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Wednesday, July 5, 2023

A Blockchain Creator Joins the Mutual Fund World

News summary by MFWire's editors

A startup RIA with a famed founder from the blockchain world is seeking to shake up the mutual fund industry. Last week Superstate, a newly formed San Francisco-based SEC registered investment advisor, filed to create a short-term government mutual fund that will be recordkept on the Ethereum blockchain. Superstate's CEO is Robert Leshner, the creator of the Compound blockchain.

Robert Leshner
Leshner plans to create mutual funds that invest in government bonds and that use Ethereum as a secondary transfer agency record. His intent is to allow crypto native investors to hold real world assets in the same technology stack they use to store their crypto assets. His seed round investors provided $4 million and include ParaFi Capital, 1kx, Cumberland Ventures, and Distributed Global.

The idea is not entirely new. Franklin Templeton manages more than $300 million in its OnChain U.S. Government Money Market fund, and WisdomTree has filed for a family of blockchain TA's mutual funds under the WisdomTree Digital brand (it just pushed the effective date for those funds to July 14).

Leshner tweeted that "Superstate's mission is to create regulated financial products that bridge traditional markets & blockchain ecosystems." He added that the SEC filing for the new fund is "... the first step on a long journey to upgrade financial markets."

"Stable coins burn a hole in the pocket of anyone holding them because the user earns zero percent, and the sponsor keeps one hundred percent of the interest underlying the product," Leshner told CoinDesk. "It is not a healthy product. What we're creating is an incredibly healthy product for the shareholders. The shareholders are keeping all of the return potential of the assets in the fund, and it is being done in a way that should be technology neutral. We are using a new platform to power pieces of the technology but not innovating on the fund itself, what it holds, the returns or risks for shareholders."

Leshner said he expects to have discussions with the SEC staff as they become comfortable with the structure of the product. He said that he expects the fund to be live by the end of this year.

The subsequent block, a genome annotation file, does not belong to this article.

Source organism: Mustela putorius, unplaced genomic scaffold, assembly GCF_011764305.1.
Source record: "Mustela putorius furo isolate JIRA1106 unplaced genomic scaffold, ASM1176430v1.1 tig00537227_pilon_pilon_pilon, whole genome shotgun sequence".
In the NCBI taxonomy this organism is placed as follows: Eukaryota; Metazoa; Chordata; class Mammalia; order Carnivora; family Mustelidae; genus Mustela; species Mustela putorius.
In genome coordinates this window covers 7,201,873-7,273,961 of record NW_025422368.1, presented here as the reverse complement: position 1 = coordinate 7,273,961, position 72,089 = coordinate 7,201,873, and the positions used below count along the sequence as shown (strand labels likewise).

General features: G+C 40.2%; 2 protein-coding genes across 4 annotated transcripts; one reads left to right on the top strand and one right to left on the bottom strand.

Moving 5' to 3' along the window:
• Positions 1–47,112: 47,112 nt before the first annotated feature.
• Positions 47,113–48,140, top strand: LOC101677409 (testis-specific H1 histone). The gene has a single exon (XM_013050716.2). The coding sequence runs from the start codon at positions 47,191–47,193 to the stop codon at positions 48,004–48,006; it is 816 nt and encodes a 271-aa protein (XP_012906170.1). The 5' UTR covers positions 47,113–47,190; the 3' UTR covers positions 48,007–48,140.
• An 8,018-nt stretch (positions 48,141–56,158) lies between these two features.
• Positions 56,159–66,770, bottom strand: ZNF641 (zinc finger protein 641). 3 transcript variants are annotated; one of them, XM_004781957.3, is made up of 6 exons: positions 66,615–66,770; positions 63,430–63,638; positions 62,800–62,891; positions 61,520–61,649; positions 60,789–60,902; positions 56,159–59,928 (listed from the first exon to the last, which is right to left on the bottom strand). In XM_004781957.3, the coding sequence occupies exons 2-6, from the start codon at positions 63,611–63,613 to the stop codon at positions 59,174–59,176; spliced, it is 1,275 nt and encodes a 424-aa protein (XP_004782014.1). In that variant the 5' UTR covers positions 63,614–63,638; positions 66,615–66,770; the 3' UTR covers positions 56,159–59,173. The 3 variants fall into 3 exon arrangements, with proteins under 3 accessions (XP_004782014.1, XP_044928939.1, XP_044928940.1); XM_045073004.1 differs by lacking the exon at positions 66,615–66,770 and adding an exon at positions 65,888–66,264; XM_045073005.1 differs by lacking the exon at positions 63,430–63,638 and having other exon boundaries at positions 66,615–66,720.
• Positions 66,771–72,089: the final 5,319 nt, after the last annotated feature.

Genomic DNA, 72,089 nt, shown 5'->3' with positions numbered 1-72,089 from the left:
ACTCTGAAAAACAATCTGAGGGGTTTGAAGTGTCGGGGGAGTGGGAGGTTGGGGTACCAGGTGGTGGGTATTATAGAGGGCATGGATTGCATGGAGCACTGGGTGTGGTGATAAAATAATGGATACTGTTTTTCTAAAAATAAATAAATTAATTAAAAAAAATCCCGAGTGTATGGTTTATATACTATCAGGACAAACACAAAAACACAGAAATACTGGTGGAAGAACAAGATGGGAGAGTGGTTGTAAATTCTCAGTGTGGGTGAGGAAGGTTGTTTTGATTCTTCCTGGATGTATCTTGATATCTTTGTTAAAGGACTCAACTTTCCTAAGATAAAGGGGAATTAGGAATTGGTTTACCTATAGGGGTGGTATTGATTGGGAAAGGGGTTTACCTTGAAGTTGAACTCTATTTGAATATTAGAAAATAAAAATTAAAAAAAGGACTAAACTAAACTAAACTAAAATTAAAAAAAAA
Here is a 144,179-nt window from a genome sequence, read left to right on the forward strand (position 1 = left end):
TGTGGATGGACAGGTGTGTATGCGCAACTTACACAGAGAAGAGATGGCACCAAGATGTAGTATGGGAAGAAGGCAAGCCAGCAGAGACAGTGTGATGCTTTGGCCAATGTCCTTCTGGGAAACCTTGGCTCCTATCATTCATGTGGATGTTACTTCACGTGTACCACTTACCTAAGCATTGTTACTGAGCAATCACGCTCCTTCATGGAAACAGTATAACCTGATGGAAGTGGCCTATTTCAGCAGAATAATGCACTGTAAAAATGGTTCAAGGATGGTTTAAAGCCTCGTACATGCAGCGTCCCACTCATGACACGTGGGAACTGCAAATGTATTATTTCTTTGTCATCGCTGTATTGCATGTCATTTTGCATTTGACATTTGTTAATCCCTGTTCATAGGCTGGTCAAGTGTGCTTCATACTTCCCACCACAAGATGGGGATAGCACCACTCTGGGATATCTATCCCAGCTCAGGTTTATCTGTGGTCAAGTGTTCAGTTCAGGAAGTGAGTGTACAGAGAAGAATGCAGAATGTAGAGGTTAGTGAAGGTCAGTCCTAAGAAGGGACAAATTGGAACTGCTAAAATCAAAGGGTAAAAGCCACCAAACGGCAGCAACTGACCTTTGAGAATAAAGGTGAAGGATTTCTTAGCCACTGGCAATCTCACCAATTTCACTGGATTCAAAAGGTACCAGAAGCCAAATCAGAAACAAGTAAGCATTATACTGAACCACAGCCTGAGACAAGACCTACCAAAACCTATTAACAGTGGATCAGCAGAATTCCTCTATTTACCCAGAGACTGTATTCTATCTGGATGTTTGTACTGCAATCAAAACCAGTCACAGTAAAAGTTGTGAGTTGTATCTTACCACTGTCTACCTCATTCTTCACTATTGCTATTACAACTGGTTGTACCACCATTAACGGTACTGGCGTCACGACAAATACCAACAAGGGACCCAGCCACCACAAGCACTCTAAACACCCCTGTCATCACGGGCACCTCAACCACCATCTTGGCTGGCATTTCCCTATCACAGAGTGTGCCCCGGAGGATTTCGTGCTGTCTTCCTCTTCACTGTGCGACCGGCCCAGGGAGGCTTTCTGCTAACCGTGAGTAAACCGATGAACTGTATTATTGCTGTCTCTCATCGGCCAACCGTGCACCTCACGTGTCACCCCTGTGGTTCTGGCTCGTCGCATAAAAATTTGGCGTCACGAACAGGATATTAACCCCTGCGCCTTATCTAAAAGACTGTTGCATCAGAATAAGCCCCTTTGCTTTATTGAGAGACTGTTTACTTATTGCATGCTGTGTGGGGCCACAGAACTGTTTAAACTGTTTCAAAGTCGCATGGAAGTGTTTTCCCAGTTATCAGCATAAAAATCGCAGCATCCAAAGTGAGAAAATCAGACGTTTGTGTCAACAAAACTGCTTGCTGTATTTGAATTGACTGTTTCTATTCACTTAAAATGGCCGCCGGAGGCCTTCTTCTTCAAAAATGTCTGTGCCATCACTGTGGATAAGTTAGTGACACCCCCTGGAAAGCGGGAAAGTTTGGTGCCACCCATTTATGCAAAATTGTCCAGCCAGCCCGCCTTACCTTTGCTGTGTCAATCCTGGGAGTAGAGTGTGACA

The use of blockchain as a secondary transfer agent record mimics funds created by Arca, and WisdomTree. Both of these fund families uses the two-step dance of pairing a traditional transfer agent with a secondary blockchain share ownership record.

Franklin Templeton runs the largest blockchain-recordkept fund and uses the Stellar and Polyglon blockchains as its primary record.

Last month, Abrdn tokenized a U.K. form money market fund in partnership with Archax. AB has been working on tokenized UCITs with AllFunds, and Deutsche Bank's DWS has announced plans to tokenize its funds.

Industry sources have told MFWire that one of the SEC's concerns with using a public blockchain to recordkeep securities ownership is the protection of personal shareholder information. In all of these cases, the primary transfer agent record is kept by a primary transfer agent that maintains the personal identifying information necessary to associate a given share with the record owner of that share in a separate database that is not available to the public. MFWire has also learned that fund firms are creating new offerings rather than adding tokenized "T" shares to existing funds because of feedback from the SEC staff that they will not approve "T" shares.

Denver-based ALPS Fund Services will be the primary transfer agent for the Superstate trust, and Proskauer Rose provides legal services. Covington, Kentucky-based Key Bridge Compliance provides the chief compliance officer duties to the trust. The other custodian and other service providers to the trust have not been identified. The trust board members were also not named in the filing.

Superstate's initial fund will be the Superstate Short-Term Government Bond Fund. Superstate will maintain a "white list" of investors allowed to purchase shares in the fund. At launch, shareholders selling their fund shares will initiate their redemption request through the Superstate portal. That request will "burn" their shares and the sale will be completed in one to three days. One feature of the Superstate fund is that shareholders must request to mint secondary blockchain shares to represent their holding on chain.

In the future, the filing adds that shareholders may be able to transfer shares in peer-to-peer transactions with other whitelisted investors.

The fund's preliminary prospectus identifies that it may use a sub-advisor to manage the underlying portfolio of ultra short-term government securities. Currently there is no sub-advisor named in the prospectus.

Correction: An earlier version of this story mischaracterized how the Franklin Templeton fund is recordkept. The fund's primary transfer agent record is kept on blockchain.

Editor's Note: A version of this story first appeared on MFWire's sister publication CeFiWire. 

Edited by: Sean Hanna, Editor in Chief

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